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Two-thirds of police officers want emotional neglect to be punishable by law

Action for Children campaign for an extension of the criminal law of child neglect

Nearly 70% of police officers in England and Wales believe emotional neglect towards a child should be a criminal offence, according to a survey carried out by Action for Children.

Action for Children is campaigning to close the legislative gap excluding emotional neglect from the criminal definition of child neglect within the Children and Young Persons Act 1933. The charity and Mark Williams, MP for Ceredigion, Wales, have drafted an amendment to the legislation which is due to be debated in Parliament on Friday, 22nd November. Action for Children says that the proposed amendment has the support of MPs from all parties, including 80 who have signed a letter to the Ministry of Justice asking that the alternative law be allowed through to the next Parliamentary stage.

The current legislation on child neglect covers only physical harm. Emotional neglect can include forcing a child to witness domestic violence, scapegoating a child, humiliation and the enforcement of degrading punishments. These forms of abuse, it is said, can have a devastating impact on children's lives, leading to life-long mental health problems and, in some cases, to suicide.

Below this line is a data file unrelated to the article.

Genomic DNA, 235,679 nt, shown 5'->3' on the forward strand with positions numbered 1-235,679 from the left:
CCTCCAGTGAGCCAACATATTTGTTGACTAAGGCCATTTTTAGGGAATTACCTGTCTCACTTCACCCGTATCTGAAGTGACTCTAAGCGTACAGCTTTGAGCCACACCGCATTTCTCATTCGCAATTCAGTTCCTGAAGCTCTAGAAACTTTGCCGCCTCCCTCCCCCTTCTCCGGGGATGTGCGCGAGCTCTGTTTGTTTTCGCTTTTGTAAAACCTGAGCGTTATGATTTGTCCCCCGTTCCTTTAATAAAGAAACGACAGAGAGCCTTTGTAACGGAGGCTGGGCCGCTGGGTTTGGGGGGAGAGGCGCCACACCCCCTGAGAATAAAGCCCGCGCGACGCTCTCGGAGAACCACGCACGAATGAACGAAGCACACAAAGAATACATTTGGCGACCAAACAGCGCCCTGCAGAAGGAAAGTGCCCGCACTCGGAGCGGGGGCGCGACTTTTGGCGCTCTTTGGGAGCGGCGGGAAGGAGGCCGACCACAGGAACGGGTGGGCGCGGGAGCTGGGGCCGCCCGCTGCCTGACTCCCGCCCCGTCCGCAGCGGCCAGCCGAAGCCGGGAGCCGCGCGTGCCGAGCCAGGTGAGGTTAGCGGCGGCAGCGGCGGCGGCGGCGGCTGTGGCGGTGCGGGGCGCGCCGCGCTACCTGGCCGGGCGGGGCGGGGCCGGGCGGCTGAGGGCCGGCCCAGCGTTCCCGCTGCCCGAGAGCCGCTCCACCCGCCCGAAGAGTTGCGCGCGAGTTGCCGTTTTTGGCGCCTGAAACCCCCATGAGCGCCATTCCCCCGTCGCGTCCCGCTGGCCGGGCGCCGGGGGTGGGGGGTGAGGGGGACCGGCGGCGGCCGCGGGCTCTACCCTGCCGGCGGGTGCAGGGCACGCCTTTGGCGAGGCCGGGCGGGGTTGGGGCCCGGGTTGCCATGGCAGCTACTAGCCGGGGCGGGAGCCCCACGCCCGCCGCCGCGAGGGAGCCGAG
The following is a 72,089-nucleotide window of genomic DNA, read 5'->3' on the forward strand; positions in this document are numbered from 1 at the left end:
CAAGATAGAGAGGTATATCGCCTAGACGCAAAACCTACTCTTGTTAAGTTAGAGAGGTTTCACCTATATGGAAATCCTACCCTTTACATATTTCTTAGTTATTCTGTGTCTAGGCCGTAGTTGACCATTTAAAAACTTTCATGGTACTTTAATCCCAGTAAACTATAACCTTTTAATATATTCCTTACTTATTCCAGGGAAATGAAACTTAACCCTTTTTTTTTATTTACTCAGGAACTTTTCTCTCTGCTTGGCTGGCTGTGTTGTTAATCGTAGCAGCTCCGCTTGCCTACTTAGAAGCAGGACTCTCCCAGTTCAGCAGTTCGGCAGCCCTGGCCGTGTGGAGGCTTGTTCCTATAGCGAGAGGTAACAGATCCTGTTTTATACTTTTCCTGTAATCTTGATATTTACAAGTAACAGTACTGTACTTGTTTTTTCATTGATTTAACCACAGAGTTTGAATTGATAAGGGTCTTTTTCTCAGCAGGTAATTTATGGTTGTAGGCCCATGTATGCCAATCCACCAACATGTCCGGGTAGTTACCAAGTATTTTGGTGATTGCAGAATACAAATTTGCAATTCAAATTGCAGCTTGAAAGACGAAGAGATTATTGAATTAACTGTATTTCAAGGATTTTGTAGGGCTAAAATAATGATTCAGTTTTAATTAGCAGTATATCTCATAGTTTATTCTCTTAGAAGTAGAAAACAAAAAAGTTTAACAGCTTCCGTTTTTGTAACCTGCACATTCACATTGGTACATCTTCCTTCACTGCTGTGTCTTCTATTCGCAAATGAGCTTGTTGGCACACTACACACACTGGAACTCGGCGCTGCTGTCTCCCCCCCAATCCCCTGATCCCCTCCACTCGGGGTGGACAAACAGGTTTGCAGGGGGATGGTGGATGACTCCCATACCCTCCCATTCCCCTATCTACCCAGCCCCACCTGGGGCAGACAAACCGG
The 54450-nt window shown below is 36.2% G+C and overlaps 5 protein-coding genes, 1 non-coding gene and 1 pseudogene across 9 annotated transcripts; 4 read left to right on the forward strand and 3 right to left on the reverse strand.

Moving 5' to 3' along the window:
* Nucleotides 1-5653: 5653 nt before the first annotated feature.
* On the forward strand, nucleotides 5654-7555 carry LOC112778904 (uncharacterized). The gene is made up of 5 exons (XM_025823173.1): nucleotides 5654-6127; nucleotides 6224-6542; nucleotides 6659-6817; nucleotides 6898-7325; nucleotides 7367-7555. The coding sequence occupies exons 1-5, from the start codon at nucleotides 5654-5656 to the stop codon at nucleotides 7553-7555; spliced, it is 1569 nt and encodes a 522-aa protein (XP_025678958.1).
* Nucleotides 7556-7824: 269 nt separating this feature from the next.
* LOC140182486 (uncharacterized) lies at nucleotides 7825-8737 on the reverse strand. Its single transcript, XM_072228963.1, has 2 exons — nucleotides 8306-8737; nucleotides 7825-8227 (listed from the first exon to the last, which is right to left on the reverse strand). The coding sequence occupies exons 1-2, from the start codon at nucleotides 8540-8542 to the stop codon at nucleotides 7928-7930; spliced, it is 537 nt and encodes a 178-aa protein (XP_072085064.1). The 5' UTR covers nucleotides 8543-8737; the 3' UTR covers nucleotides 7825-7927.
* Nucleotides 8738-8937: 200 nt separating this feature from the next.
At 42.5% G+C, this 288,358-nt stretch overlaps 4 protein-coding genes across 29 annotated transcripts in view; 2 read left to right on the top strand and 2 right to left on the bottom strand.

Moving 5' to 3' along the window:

Action for Children's chief executive Dame Clare Tickell said:

"For the vast majority of families where neglect is a concern, support can turn things around and create a safe home in which children can thrive. For cases at the most severe end of the spectrum, however, the law must be in tune with modern considerations of neglect. This is absolutely necessary for a consistent approach from all agencies concerned with child welfare. Action for Children has had very positive discussions with the government about this issue and we're hopeful they will take this urgent and important issue forward."

According to the Department for Education, neglect is the most common reason for a child protection referral and emotional abuse is 20% more common in these referrals than physical abuse. Changing the law would align the definition of neglect used by police and judges to the one currently used by the government and social workers.